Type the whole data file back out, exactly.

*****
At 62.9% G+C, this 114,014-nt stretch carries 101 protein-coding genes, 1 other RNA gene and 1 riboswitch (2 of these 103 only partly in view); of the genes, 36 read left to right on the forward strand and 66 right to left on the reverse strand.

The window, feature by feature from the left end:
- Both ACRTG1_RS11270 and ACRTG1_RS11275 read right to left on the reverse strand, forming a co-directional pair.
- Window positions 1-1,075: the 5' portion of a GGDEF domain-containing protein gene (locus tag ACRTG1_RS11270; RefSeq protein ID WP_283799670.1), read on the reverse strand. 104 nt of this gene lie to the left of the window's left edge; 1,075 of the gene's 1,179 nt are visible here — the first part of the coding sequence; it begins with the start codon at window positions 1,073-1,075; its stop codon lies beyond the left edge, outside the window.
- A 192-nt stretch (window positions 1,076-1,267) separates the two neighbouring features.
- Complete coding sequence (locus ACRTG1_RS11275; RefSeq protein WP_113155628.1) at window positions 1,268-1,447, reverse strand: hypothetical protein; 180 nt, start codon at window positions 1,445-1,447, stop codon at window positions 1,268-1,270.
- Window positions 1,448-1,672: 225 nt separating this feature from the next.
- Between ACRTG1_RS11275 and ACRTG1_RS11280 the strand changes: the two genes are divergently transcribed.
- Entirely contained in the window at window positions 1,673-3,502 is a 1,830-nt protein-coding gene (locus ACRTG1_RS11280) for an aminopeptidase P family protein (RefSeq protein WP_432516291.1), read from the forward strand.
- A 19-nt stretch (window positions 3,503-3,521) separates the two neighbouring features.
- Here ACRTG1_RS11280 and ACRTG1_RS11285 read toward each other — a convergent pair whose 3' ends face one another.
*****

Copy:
At 62.9% G+C, this 114,014-nt stretch carries 101 protein-coding genes, 1 other RNA gene and 1 riboswitch (2 of these 103 only partly in view); of the genes, 36 read left to right on the forward strand and 66 right to left on the reverse strand.

The window, feature by feature from the left end:
- Both ACRTG1_RS11270 and ACRTG1_RS11275 read right to left on the reverse strand, forming a co-directional pair.
- Window positions 1-1,075: the 5' portion of a GGDEF domain-containing protein gene (locus tag ACRTG1_RS11270; RefSeq protein ID WP_283799670.1), read on the reverse strand. 104 nt of this gene lie to the left of the window's left edge; 1,075 of the gene's 1,179 nt are visible here — the first part of the coding sequence; it begins with the start codon at window positions 1,073-1,075; its stop codon lies beyond the left edge, outside the window.
- A 192-nt stretch (window positions 1,076-1,267) separates the two neighbouring features.
- Complete coding sequence (locus ACRTG1_RS11275; RefSeq protein WP_113155628.1) at window positions 1,268-1,447, reverse strand: hypothetical protein; 180 nt, start codon at window positions 1,445-1,447, stop codon at window positions 1,268-1,270.
- Window positions 1,448-1,672: 225 nt separating this feature from the next.
- Between ACRTG1_RS11275 and ACRTG1_RS11280 the strand changes: the two genes are divergently transcribed.
- Entirely contained in the window at window positions 1,673-3,502 is a 1,830-nt protein-coding gene (locus ACRTG1_RS11280) for an aminopeptidase P family protein (RefSeq protein WP_432516291.1), read from the forward strand.
- A 19-nt stretch (window positions 3,503-3,521) separates the two neighbouring features.
- Here ACRTG1_RS11280 and ACRTG1_RS11285 read toward each other — a convergent pair whose 3' ends face one another.